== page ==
My husband of 9 years just slapped me for the first time today in front of our son. Should I slap him back to show my husband that he will get the boomerang treatment if he hits me again and to show our son that his mother isn't scared of his dad?
"If a monster abuse you like this for the first time leave or make him leave, don't forgive , he won't change, believe he will gonna hurt you again no doubt.
I thought long and hard about answering this, but here goes. I am answering as a 58 year old woman who witnessed her father hitting her mother as far back as I can remember.
AS FAR BACK AS I CAN REMEMBER!
Those are the relevant words. I have a few other hazy memories of when I was very young. Our dog, Topper. Our cat, Arthur. But over and above all of them, my father hitting my mother. Not just a slap, but knocking her to the floor.
You see, my father drank. When he was sober, he was the nicest man alive. Get alcohol into him, and he turned into a monster.
This went on for years, until I got to an age where I would try to get between them. Then I got it too! Some weeks I couldn’t go to school because the bruises were so bad. One New Years Eve, when I was 15, they came home from a works party, and he started. For once my mother fought back, and I ran out of the house in my nightgown, looking for help, and was lucky enough to run into a passing police car. By the time I got back to the house with the police, there was blood all up the stairs, my kid brother and sister were awake and terrified, and both my mother and father were carted off to hospital, leaving me to deal both with two very scared little kids and to clean up all the mess.
Did it stop after that incident? No, of course not. My father still drank, my mother and I still got battered, until one day a couple of years later.
I was 17, had recently started work, and got home that day to find my mother, sister and brother hiding in the garage. All three of them had punch marks. Yes, my father had been drinking again. My mother begged me not to go into the house, but that day, something in me finally snapped. I marched into the house, and my father came at me. He landed a couple of punches, driving me back into the kitchen, until I backed into the cooker. Without even considering it, I grabbed the handle of a pressure cooker, a hefty bit of kit, and swung it at him as hard as I could.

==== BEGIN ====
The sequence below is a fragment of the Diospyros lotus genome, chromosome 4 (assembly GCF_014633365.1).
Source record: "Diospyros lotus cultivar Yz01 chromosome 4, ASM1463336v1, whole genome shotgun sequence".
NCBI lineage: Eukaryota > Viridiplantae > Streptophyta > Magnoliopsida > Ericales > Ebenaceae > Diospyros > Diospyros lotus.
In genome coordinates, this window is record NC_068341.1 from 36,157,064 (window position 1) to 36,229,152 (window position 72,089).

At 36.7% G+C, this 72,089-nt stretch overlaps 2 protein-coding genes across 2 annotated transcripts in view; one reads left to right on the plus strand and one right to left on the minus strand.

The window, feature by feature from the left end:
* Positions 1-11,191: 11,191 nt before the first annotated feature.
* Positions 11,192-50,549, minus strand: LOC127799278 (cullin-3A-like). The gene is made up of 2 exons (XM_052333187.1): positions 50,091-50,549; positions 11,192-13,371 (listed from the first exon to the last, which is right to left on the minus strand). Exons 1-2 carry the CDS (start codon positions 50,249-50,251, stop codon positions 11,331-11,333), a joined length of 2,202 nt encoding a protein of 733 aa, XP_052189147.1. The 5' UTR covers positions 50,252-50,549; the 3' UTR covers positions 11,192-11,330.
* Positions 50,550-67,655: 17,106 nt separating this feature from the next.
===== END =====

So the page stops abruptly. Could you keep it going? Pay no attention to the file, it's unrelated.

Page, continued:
He hit the deck. Out cold. Turns out I’d broken his jaw in two places. What a shame!
I left him lying on the floor, and went to get my mother, brother and sister. My mother was shocked to see me, and couldn’t believe I’d walked out relatively unscathed, and when I told her what I’d done, she almost ran into the house to see for herself.
My father had started to come round, and was moaning that he needed to go to hospital. My mother said she’d take him, and he rather unsteadily got to his feet. He almost flinched when he looked at me, and that was when the last of my fear of him left me. He was a bully, just a drunken bully, and like all bullies he could be stood up to. I took a step towards him and said, quite calmly ‘If you ever hit any of us again, I will kill you in your sleep.’ He clearly believed I meant it, because he never again raised his fists to any of us.
Years later, talking about it with my mother, I remarked that he must have believed me. My mother gave a little smile and said ‘Not just him. I believed you!’
I guess what I’m saying with this story is, don’t make your son be ME! Don’t make him grow up with memories of his father hitting his mother, don’t put him into the position where he will try to defend you. Once a man starts hitting a woman, it’s a slippery slope. Leave. Or make him leave.
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